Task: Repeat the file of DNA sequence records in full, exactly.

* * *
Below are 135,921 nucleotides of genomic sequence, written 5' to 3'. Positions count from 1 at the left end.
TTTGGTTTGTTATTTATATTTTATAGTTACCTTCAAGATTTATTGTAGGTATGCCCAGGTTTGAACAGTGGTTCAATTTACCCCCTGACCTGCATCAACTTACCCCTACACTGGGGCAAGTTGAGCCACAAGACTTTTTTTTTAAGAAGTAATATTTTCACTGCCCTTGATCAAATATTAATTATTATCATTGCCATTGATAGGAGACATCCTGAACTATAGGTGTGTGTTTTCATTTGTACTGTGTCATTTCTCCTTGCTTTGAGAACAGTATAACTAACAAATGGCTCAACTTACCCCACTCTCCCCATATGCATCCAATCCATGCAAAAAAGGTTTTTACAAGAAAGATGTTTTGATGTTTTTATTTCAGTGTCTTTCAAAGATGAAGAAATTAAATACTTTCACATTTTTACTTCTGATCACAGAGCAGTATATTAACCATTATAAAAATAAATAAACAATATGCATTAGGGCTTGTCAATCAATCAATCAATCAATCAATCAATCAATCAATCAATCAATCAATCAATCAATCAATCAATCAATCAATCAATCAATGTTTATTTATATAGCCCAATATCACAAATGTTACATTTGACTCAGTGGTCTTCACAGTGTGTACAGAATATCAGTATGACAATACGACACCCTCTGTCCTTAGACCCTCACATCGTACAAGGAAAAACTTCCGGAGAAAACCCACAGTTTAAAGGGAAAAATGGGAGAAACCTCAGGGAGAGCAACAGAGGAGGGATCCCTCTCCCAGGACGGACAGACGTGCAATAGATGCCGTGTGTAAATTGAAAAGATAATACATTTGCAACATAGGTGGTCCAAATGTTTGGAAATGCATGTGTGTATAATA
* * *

Below are 135,921 nucleotides of genomic sequence, written 5' to 3'. Positions count from 1 at the left end.
TTTGGTTTGTTATTTATATTTTATAGTTACCTTCAAGATTTATTGTAGGTATGCCCAGGTTTGAACAGTGGTTCAATTTACCCCCTGACCTGCATCAACTTACCCCTACACTGGGGCAAGTTGAGCCACAAGACTTTTTTTTTAAGAAGTAATATTTTCACTGCCCTTGATCAAATATTAATTATTATCATTGCCATTGATAGGAGACATCCTGAACTATAGGTGTGTGTTTTCATTTGTACTGTGTCATTTCTCCTTGCTTTGAGAACAGTATAACTAACAAATGGCTCAACTTACCCCACTCTCCCCATATGCATCCAATCCATGCAAAAAAGGTTTTTACAAGAAAGATGTTTTGATGTTTTTATTTCAGTGTCTTTCAAAGATGAAGAAATTAAATACTTTCACATTTTTACTTCTGATCACAGAGCAGTATATTAACCATTATAAAAATAAATAAACAATATGCATTAGGGCTTGTCAATCAATCAATCAATCAATCAATCAATCAATCAATCAATCAATCAATCAATCAATCAATCAATCAATCAATCAATCAATGTTTATTTATATAGCCCAATATCACAAATGTTACATTTGACTCAGTGGTCTTCACAGTGTGTACAGAATATCAGTATGACAATACGACACCCTCTGTCCTTAGACCCTCACATCGTACAAGGAAAAACTTCCGGAGAAAACCCACAGTTTAAAGGGAAAAATGGGAGAAACCTCAGGGAGAGCAACAGAGGAGGGATCCCTCTCCCAGGACGGACAGACGTGCAATAGATGCCGTGTGTAAATTGAAAAGATAATACATTTGCAACATAGGTGGTCCAAATGTTTGGAAATGCATGTGTGTATAATA